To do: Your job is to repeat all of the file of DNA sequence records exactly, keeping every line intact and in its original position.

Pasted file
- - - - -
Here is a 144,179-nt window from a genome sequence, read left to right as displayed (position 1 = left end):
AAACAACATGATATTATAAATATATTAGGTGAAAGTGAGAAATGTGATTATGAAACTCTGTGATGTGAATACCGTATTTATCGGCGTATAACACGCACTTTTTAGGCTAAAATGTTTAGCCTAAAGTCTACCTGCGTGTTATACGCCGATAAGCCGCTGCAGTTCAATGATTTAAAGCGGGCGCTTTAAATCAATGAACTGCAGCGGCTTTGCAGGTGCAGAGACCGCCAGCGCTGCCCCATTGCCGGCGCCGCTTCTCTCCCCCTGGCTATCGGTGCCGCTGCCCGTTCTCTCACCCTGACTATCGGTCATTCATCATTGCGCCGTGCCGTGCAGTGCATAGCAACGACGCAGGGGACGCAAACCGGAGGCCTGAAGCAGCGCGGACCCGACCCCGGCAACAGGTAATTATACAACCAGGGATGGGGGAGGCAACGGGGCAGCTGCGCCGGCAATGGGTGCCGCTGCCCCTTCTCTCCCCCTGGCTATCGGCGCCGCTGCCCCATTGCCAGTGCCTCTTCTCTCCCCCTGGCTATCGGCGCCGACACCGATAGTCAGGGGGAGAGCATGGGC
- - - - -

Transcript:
Here is a 144,179-nt window from a genome sequence, read left to right as displayed (position 1 = left end):
AAACAACATGATATTATAAATATATTAGGTGAAAGTGAGAAATGTGATTATGAAACTCTGTGATGTGAATACCGTATTTATCGGCGTATAACACGCACTTTTTAGGCTAAAATGTTTAGCCTAAAGTCTACCTGCGTGTTATACGCCGATAAGCCGCTGCAGTTCAATGATTTAAAGCGGGCGCTTTAAATCAATGAACTGCAGCGGCTTTGCAGGTGCAGAGACCGCCAGCGCTGCCCCATTGCCGGCGCCGCTTCTCTCCCCCTGGCTATCGGTGCCGCTGCCCGTTCTCTCACCCTGACTATCGGTCATTCATCATTGCGCCGTGCCGTGCAGTGCATAGCAACGACGCAGGGGACGCAAACCGGAGGCCTGAAGCAGCGCGGACCCGACCCCGGCAACAGGTAATTATACAACCAGGGATGGGGGAGGCAACGGGGCAGCTGCGCCGGCAATGGGTGCCGCTGCCCCTTCTCTCCCCCTGGCTATCGGCGCCGCTGCCCCATTGCCAGTGCCTCTTCTCTCCCCCTGGCTATCGGCGCCGACACCGATAGTCAGGGGGAGAGCATGGGC